Roberta Namee, an official with the Better Business Bureau of Kansas, is warning consumers about the possible dangers of using credit repair companies. According to Namee, those companies often offer more than they can realistically (or even legally) deliver to consumers.
For individuals facing financial challenges and looking for ways out of debt, a more effective option may be personal bankruptcy. Unlike credit repair companies, which often just pile loans on top of loans, Chapter 7 bankruptcy may allow individuals to actually erase debt, eliminating it forever.
The BBB has identified some less than perfect practices of credit repair companies. For example, the companies often promise to renegotiate loans with banks in order to obtain lower monthly payments. But customers sometimes find months after signing up that the credit repair company never even contacted the bank. As a result, the customer is now much further behind on payments to the bank and has already made several payments to the credit repair company as well.
Namee says another shady practice credit repair companies may use is to tell customers that they can raise the customer’s credit score. If there is inaccurate information on a person’s credit report, the person can usually clear that up without the help of the credit repair company. If the information is accurate, there is no legal way for the credit repair company to change the report.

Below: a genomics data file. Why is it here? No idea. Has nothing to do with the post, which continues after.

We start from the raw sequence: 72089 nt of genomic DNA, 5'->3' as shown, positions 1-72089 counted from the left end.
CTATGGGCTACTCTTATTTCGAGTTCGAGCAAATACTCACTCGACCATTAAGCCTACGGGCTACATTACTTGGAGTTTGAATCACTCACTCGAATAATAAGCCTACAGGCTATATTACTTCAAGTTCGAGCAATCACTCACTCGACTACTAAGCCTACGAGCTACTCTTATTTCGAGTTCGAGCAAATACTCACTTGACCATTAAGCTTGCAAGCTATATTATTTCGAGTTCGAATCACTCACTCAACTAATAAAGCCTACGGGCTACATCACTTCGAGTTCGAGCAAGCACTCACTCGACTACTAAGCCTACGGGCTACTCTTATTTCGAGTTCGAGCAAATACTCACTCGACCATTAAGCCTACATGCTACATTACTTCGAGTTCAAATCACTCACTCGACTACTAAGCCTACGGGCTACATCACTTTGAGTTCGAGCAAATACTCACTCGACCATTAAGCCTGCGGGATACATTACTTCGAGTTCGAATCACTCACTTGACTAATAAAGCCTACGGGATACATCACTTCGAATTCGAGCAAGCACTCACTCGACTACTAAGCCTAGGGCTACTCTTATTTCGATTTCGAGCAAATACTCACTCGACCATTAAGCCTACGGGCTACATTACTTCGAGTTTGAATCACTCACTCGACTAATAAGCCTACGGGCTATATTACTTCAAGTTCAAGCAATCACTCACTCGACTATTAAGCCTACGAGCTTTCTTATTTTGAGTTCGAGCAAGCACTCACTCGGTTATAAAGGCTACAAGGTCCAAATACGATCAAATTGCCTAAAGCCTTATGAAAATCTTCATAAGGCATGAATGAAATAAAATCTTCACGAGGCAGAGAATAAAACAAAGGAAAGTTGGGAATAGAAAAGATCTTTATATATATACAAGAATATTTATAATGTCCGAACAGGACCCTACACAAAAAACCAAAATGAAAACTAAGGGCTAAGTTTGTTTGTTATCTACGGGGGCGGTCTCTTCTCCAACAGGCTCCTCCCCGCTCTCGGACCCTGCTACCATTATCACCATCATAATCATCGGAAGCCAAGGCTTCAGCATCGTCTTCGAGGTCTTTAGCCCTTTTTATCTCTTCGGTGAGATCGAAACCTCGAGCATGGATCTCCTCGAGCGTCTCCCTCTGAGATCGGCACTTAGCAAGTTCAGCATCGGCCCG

Unlike bankruptcy, credit repair companies do not actually eliminate debt. At best they are likely to simply add another loan to the customer’s already difficult-to-handle pile of debt.
Bankruptcy, on the other hand, actually does give individuals a chance at a new financial beginning. Old debt can be permanently and legally eliminated. Filers have the hope of starting with a new financial life.
For anyone struggling with debt, it is advisable to at least discuss the situation with an experienced bankruptcy attorney. The attorney can explain the pros and cons of the options and, if desired, walk the client through the steps of bankruptcy.
Source: The Wichita Eagle, “Look for red flags before hiring a credit repair company,” Roberta Namee, May 12, 2012